Despite millions of dollars being spent in support of Internet regulation, public outcry has won—so far.
The past 12 months have seen an unprecedented flurry of Internet-related legislation and furious opposition—so much so, it’s difficult to keep a sense of perspective. Here’s a quick recap of the four most contested pieces of legislation that have riled up Internet users.
What it is: The Stop Online Piracy Act, a.k.a. SOPA, is a copyright-enforcement bill introduced to the House of Representatives. It was heavily associated with the Hollywood lobbying group the Motion Picture Association of America.
What’s the problem: Under it, courts could instruct Internet service providers to block users
from visiting websites accused of even linking to copyrighted materials.
What it is: The Protect IP Act, a.k.a. PIPA, was introduced in the Senate and was seen largely as a sister bill to SOPA.
What’s the problem: Under PIPA, any site that facilitates copyright infringement was subject to domain name system blocking—meaning that they’d appear in users’ browsers to simply not exist.
What it is: The Anti-Counterfeiting Trade Agreement, aka ACTA, isn’t a bill—it’s a trade agreement between a number of countries to work together to enforce copyright online. Theoretically, ACTA is a means for countries around the world to agree on the same standards for copyright enforcement. Though originally introduced only to address physical counterfeits, it’s since been reworded to include any online copyright infringement, too. The U.S. signed it without much fanfare before the SOPA and PIPA protests, but the European Union hasn’t voted on it yet. It’s currently hotly debated in Europe.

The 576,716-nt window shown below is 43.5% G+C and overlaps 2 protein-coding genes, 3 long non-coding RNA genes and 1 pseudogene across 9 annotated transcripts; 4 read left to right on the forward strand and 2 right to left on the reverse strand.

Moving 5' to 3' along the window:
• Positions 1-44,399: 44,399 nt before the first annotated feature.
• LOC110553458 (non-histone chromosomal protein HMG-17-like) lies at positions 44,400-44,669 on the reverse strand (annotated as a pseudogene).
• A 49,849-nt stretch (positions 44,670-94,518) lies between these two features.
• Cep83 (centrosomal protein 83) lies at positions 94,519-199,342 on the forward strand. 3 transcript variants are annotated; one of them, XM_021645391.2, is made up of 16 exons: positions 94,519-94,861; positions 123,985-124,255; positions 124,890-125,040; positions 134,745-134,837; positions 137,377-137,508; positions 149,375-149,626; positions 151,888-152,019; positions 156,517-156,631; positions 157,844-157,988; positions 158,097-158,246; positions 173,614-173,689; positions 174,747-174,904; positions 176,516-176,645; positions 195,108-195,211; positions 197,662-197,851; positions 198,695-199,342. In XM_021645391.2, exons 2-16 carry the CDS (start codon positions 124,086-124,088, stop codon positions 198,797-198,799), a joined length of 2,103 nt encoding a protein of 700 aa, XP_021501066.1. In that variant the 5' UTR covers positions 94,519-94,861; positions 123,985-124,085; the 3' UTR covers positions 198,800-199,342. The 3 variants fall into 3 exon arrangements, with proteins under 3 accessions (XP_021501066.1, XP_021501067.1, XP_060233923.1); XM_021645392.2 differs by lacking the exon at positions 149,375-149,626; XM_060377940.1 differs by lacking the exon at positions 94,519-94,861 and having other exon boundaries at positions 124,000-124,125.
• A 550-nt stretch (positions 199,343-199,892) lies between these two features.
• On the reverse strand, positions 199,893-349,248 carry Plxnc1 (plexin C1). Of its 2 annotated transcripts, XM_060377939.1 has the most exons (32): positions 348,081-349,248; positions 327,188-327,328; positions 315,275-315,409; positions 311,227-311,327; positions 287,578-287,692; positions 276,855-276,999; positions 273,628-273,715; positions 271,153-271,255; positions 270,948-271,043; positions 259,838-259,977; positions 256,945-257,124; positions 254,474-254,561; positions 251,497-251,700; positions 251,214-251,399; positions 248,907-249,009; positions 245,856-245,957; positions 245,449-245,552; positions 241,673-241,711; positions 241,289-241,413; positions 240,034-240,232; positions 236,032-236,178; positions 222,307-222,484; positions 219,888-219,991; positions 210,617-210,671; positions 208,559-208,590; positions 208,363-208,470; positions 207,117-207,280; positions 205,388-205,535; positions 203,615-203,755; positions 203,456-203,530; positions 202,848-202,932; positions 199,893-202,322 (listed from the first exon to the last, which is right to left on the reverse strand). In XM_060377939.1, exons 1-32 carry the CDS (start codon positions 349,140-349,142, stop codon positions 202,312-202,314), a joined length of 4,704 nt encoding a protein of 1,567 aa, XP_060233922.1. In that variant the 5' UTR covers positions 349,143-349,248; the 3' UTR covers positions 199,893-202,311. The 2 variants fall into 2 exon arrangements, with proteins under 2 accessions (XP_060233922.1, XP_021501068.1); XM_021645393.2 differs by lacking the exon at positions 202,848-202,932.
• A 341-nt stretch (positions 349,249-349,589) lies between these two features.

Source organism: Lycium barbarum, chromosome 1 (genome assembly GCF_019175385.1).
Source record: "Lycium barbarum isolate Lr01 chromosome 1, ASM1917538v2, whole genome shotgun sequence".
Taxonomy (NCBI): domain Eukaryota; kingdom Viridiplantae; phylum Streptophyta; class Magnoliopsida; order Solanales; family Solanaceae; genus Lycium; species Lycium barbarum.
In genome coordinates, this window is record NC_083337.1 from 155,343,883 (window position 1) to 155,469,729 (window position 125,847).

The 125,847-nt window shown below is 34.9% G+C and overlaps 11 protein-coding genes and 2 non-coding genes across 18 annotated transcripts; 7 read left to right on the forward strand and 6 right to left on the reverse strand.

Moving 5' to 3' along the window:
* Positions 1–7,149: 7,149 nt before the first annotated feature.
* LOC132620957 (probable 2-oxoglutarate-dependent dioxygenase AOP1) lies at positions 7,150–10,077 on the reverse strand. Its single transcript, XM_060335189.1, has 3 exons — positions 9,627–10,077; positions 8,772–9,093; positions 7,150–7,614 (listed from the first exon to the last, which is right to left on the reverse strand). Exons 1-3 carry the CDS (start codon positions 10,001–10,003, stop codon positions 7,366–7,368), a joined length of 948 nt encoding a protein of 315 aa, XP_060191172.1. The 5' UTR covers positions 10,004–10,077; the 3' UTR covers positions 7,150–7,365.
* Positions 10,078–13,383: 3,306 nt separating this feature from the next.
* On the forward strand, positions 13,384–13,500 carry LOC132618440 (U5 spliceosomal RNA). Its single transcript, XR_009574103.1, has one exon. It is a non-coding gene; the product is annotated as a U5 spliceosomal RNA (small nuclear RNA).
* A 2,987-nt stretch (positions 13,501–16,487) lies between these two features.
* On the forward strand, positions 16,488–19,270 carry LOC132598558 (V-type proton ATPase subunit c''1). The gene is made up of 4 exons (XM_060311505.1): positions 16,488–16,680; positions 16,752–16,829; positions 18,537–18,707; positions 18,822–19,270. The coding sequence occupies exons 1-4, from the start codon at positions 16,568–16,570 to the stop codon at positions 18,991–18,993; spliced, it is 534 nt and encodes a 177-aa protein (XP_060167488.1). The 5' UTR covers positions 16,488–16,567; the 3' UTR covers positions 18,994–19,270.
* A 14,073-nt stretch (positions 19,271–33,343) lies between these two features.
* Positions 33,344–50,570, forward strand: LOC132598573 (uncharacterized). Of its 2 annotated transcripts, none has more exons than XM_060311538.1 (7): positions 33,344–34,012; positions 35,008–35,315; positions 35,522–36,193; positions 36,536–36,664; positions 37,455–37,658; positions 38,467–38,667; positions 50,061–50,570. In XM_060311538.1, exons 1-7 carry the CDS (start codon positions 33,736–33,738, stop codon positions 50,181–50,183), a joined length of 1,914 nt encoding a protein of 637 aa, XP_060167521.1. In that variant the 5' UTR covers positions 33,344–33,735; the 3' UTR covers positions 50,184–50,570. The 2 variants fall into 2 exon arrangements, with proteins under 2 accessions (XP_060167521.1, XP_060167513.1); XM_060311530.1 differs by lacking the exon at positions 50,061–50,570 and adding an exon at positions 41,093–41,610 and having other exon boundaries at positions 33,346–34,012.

What’s the problem: According to some interpretations, ACTA could give ISPs around the world the right to scan users’ Internet usage for potential copyright infringement.
What it is: The Cyber Intelligence Sharing Protection Act, aka CISPA, is a security bill designed to help federal agencies defend American property from foreign hackers. Under CISPA, any company can immediately share otherwise private user information with federal agencies if it could help combat one of four cyber threats. It passed a House vote Thursday and is currently awaiting vote on the Senate floor.
What’s the problem: Critics say the government shouldn’t ever have such easy access to private user data.
Photo via Leader Nancy Pelosi
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